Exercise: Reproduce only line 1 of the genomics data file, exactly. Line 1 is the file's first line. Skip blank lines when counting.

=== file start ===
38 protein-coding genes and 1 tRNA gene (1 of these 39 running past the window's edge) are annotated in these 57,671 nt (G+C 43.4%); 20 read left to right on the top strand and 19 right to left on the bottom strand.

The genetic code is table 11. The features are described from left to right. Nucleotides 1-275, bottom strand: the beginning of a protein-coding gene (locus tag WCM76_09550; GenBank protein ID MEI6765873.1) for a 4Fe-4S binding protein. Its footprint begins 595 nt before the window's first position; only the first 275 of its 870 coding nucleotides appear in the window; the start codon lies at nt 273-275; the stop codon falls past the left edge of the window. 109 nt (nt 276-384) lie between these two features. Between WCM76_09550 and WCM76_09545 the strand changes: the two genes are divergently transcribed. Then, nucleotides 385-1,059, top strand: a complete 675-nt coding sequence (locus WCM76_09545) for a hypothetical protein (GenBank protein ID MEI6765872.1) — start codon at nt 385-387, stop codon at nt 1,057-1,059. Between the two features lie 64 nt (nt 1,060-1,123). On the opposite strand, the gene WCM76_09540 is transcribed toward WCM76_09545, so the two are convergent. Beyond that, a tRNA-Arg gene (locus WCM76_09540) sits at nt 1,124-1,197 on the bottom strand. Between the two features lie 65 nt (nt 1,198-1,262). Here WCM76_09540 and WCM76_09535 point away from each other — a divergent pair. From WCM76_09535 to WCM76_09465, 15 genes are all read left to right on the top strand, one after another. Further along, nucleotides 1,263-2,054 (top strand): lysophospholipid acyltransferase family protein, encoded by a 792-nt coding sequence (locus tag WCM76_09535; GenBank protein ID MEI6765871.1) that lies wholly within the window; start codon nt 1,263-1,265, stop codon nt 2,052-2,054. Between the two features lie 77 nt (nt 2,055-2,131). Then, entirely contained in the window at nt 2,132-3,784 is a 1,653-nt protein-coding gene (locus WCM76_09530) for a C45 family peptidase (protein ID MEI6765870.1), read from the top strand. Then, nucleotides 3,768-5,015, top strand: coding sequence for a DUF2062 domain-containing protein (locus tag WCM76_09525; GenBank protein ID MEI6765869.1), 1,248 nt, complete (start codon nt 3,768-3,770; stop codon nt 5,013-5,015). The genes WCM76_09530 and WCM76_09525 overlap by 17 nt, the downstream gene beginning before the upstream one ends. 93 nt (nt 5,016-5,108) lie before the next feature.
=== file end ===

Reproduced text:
38 protein-coding genes and 1 tRNA gene (1 of these 39 running past the window's edge) are annotated in these 57,671 nt (G+C 43.4%); 20 read left to right on the top strand and 19 right to left on the bottom strand.